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The efficient market hypothesis gives rise to forecasting tests that mirror those adopted when testing the optimality of a forecast in the context of a given information set. However, there are also important differences arising from the fact that market efficiency tests rely on establishing profitable trading opportunities in ‘real time’. Forecasters constantly search for predictable patterns and affect prices when they attempt to exploit trading opportunities. Stable forecasting patterns are therefore unlikely to persist for long periods of time and will selfdestruct when discovered by a large number of investors. This gives rise to nonstationarities in the time series of financial returns and complicates both formal tests of market efficiency and the search for successful forecasting approaches.
Dating the Timeline of Financial Bubbles During the Subprime Crisis
, 2009
"... A recursive regression methodology is used to analyze the bubble characteristics of various financial time series during the subprime crisis. The methods provide a technology for identifying bubble behavior and consistent dating of their origination and collapse. Seven relevant financial series are ..."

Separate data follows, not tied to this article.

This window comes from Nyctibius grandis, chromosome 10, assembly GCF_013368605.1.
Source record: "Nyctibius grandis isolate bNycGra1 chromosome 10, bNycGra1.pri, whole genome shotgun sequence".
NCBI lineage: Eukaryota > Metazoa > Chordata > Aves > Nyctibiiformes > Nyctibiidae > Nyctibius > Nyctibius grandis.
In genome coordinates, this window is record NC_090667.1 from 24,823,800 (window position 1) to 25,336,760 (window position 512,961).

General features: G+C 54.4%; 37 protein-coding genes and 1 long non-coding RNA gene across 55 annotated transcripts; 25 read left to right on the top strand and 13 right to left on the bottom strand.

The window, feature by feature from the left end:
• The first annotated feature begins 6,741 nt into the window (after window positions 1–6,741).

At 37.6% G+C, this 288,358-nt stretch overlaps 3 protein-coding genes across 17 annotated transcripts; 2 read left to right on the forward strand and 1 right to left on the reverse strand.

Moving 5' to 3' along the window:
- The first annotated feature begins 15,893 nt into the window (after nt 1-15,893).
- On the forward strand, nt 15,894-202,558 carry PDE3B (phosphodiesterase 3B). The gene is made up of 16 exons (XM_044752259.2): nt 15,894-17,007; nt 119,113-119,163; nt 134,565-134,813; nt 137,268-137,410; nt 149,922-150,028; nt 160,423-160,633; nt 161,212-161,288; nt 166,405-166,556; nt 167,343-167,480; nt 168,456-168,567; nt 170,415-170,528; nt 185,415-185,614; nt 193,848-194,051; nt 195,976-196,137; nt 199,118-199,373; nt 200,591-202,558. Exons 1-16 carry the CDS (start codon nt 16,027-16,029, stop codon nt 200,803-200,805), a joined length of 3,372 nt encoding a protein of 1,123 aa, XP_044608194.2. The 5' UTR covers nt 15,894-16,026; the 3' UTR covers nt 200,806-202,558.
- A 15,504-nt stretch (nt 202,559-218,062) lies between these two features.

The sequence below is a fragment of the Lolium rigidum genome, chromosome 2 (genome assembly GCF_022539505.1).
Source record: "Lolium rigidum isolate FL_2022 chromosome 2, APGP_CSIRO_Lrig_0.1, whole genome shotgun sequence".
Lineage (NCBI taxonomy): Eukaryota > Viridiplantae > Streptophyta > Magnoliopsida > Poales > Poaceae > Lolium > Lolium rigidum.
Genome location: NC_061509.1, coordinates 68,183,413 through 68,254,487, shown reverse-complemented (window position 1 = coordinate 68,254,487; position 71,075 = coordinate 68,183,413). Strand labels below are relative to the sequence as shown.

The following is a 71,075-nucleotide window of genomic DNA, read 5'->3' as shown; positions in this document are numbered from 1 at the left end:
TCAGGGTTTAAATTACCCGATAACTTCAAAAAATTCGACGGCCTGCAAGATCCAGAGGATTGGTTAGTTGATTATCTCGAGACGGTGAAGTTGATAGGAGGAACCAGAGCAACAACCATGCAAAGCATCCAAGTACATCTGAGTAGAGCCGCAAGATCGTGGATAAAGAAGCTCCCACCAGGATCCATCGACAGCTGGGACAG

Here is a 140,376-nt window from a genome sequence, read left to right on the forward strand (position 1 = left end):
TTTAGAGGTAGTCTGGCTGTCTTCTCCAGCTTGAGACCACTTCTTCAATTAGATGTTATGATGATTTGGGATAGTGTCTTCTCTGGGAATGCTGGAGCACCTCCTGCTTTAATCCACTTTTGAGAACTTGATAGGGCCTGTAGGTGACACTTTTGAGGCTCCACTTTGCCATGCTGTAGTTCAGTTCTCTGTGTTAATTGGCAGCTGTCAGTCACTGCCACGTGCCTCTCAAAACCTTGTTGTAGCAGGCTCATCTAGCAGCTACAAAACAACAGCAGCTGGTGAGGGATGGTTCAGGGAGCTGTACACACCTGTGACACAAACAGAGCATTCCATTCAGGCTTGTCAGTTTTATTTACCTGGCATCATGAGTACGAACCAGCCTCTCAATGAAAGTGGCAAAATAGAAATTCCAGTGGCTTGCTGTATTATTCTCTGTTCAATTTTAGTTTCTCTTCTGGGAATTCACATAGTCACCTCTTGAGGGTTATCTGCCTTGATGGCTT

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Cited by 33 (12 self)
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A recursive regression methodology is used to analyze the bubble characteristics of various financial time series during the subprime crisis. The methods provide a technology for identifying bubble behavior and consistent dating of their origination and collapse. Seven relevant financial series are investigated, including three financial assets (the Nasdaq index, home price index and assetbacked commercial paper), two commodities (the crude oil price and platinum